North America Equity Issue: Ferrari’s US$982.4m IPO
Call it extreme due diligence. Ahead of Ferrari’s US$982.4m New York listing in October, Wall Streeters buckled up in production cars driven by Formula 1 test drivers and hurtled around Ferrari’s private race track in Maranello at speeds of up to 300km/h.
The adrenalin rush of those “hot laps” did not stop there.
The most high-profile US IPO of 2015, Ferrari overcame a perilous new issue market to achieve pricing at the top of guidance and a premium multiple not usually associated with carmakers.
The final price of US$52 a share valued Ferrari above many luxury brand names and well above the low single-digit multiples of mass-market carmakers.
Parent Fiat Chrysler Automobiles sold 10% of Ferrari in the IPO and plans to distribute the rest to its shareholders (excluding 10% owned by Piero Ferrari, son of founder Enzo) in early January.
The value creation was stunning, especially in light of FCA’s historically depressed market valuation.
“I have always had the view this was the most valuable asset sitting inside Fiat,” said Sergio Marchionne, FCA’s chain-smoking and straight-talking CEO of 12 years, who doubles as chairman of Ferrari. He was talking in an interview with IFR in November.
But Ferrari’s status as a household name could not change the fact that six of the seven IPOs prior to its deal were priced below range or were withdrawn.
“There were fundamentally difficult positioning elements to telling the story and extremely tough market conditions, both broadly and specific to the IPO market, that made the execution very challenging,” said UBS’s Americas ECM head James Palmer. UBS was sole global coordinator, and a joint bookrunner alongside Bank of America Merrill Lynch, Allen & Company, Santander, BNP Paribas, JP Morgan and Mediobanca.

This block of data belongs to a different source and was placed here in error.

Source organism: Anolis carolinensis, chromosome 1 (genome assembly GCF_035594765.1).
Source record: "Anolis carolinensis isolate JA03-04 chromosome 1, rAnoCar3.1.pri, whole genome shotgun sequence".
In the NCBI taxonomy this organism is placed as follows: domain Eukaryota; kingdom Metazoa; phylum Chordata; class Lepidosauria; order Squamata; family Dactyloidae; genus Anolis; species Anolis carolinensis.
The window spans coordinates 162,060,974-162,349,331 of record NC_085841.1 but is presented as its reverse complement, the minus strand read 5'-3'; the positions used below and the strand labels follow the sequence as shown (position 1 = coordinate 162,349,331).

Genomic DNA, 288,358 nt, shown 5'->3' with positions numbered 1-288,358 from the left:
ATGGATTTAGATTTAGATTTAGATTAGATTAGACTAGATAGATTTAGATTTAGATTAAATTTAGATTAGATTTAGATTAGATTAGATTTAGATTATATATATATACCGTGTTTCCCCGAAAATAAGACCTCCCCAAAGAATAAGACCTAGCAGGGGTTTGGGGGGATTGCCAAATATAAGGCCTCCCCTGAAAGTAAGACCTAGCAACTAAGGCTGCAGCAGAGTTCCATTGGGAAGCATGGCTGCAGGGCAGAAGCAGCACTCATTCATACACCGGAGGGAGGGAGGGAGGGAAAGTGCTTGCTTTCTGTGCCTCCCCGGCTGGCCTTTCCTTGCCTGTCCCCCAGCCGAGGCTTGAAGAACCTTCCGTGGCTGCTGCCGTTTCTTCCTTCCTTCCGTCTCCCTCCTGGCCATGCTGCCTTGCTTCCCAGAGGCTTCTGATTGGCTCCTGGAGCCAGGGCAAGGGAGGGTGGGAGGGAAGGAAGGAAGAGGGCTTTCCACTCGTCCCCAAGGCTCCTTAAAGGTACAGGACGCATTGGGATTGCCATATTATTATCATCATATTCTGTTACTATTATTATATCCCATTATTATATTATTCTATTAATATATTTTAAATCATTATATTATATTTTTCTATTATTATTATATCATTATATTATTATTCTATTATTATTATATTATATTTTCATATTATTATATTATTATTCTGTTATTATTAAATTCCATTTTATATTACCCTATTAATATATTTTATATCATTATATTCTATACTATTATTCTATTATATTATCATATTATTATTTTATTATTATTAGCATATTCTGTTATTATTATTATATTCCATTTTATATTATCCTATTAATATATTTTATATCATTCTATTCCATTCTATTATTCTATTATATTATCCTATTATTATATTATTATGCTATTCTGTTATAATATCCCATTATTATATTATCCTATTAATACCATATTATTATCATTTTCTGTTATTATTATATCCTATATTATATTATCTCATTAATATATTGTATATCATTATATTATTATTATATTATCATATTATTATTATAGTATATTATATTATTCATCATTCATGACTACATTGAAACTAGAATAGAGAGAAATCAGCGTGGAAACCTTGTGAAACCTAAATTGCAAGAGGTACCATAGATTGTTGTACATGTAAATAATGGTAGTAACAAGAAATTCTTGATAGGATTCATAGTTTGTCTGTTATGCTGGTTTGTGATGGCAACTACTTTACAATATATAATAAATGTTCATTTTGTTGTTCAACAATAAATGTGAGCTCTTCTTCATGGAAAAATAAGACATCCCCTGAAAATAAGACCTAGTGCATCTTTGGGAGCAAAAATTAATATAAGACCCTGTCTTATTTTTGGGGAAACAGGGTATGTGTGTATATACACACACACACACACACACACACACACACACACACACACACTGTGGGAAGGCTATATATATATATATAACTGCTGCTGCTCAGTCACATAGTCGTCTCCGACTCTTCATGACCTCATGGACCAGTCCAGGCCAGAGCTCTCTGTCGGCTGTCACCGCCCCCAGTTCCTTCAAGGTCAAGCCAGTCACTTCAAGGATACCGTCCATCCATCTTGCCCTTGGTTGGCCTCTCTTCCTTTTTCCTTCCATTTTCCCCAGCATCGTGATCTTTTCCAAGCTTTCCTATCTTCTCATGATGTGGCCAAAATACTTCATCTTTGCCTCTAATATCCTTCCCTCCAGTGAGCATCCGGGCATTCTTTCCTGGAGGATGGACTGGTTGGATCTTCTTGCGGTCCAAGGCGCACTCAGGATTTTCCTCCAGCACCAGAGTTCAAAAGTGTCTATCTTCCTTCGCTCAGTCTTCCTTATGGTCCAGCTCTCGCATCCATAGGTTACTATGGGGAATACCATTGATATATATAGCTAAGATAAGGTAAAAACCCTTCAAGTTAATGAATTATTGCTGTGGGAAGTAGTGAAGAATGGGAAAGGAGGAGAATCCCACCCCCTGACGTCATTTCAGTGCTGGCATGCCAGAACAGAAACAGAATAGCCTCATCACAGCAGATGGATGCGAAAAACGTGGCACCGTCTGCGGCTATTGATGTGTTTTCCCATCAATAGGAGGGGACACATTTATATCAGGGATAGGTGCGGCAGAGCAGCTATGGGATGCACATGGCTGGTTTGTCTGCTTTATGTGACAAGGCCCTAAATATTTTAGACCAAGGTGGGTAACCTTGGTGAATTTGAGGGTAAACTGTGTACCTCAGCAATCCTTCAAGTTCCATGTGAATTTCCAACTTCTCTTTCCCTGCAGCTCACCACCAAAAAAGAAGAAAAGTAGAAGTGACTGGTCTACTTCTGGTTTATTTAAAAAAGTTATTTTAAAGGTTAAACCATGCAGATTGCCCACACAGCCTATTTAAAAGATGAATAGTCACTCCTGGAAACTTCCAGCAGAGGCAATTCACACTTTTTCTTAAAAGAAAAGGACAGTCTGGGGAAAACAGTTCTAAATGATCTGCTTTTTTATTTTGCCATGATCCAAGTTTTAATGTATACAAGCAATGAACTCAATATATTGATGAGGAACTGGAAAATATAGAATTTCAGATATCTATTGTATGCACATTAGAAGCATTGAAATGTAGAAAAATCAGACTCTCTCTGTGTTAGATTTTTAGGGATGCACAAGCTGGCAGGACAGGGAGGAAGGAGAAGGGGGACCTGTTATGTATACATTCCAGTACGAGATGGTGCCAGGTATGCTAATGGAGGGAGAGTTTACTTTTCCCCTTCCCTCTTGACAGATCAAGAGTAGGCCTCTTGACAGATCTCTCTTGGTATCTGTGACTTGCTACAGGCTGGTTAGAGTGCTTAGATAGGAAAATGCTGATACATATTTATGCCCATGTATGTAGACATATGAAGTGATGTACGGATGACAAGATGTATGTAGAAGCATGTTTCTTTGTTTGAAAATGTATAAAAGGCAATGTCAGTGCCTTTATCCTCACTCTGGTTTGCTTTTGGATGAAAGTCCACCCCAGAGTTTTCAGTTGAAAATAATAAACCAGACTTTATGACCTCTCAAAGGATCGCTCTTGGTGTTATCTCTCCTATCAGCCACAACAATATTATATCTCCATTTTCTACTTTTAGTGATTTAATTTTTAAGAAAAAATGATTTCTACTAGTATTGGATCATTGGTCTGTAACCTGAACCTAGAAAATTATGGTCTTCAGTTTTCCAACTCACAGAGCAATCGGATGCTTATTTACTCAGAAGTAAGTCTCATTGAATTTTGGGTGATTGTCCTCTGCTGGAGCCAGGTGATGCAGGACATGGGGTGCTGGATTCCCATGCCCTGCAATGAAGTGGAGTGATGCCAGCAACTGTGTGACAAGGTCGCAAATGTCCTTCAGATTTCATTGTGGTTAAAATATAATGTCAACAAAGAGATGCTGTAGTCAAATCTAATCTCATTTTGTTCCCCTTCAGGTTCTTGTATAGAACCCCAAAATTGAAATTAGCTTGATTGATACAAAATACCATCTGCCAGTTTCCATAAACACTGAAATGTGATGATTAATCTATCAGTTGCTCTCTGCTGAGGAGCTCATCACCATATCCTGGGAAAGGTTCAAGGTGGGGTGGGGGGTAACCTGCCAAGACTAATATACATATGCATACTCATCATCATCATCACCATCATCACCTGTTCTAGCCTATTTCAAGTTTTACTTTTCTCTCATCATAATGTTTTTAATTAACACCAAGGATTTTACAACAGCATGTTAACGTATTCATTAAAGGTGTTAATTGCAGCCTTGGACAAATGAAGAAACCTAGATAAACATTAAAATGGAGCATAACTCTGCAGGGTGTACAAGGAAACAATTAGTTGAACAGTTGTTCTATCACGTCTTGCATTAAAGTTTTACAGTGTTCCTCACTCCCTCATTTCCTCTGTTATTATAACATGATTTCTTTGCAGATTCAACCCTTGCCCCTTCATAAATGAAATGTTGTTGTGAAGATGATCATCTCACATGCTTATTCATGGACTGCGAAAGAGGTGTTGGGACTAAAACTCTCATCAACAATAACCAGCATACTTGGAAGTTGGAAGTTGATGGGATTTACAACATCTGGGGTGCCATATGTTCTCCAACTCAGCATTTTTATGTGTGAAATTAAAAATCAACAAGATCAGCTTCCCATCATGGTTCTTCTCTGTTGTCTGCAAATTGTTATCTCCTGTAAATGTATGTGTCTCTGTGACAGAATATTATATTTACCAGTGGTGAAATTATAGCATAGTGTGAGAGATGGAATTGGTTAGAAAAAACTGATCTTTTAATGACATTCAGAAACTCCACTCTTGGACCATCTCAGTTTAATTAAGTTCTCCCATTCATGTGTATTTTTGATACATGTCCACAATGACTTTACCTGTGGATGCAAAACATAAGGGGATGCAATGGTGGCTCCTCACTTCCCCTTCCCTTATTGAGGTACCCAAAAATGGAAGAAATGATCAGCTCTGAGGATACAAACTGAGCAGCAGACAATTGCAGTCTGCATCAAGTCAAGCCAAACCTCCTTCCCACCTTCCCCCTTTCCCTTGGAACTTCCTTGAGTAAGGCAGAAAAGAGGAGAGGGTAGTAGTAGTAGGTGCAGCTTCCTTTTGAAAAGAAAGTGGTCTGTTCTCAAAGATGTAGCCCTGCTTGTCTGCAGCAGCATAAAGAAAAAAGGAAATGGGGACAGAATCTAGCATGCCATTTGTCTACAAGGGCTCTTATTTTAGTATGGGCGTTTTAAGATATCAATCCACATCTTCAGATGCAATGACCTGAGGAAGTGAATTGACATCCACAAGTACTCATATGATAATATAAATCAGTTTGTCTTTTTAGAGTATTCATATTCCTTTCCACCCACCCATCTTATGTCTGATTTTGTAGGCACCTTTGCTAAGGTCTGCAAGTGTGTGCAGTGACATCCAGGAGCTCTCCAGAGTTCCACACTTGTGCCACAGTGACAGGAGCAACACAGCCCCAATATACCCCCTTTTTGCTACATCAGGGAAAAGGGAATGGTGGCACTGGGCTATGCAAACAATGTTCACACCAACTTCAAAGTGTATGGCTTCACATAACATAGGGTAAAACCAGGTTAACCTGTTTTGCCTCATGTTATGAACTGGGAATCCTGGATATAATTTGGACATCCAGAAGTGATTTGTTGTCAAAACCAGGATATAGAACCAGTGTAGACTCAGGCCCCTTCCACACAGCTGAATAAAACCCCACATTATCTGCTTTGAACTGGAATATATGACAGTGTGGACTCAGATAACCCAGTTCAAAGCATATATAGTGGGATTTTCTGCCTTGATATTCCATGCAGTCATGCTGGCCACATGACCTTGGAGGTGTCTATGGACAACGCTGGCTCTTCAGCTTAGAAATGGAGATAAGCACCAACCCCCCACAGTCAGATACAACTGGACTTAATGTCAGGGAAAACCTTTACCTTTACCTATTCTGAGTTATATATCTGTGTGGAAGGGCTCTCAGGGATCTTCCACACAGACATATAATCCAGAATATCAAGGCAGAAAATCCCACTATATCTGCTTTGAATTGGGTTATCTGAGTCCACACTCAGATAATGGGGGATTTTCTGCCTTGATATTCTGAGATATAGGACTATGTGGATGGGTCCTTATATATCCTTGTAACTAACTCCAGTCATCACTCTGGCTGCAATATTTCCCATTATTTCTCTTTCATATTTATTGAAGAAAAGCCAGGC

Marchionne and the banks had to convince investors that rather than the average 2.9 times EV/Ebitda multiple commanded by Ford, BMW, and General Motors, Ferrari could justify somewhere between the 10.2 times average of pure luxury brands such as Prada, Burberry and LVMH and top-end “aspirational comp” Hermes at 17 times.
Bankers concluded that emphasising Ferrari’s exclusivity, pricing power and customer loyalty would underscore the luxury credentials. Ferrari highlighted plans to grow Ebitda by 50% to €1bn in 2019 by relaxing self-imposed supply constraints.
Underwriters’ bookbuilding strategy leant heavily on the notion that the book needed to be fully covered almost from launch in light of market conditions. The deal achieved oversubscription just two hours after launch late on Friday, October 9, and orders grew steadily throughout the roadshow, which included meetings with 500-plus investors and 10 large group events.
Marchionne is convinced Ferrari saw the right investors. “It would have been very easy for us to go through our Rolodex at Ferrari and effectively approach the top 50 customers of Ferrari,” he said. “That would have been the wrong answer.”
The decision not to push for above-range pricing was wise, though the stock has still struggled in its early days. The shares opened up 17% on their first trade and ended their debut day up 6%, but in mid-November had fallen to US$46.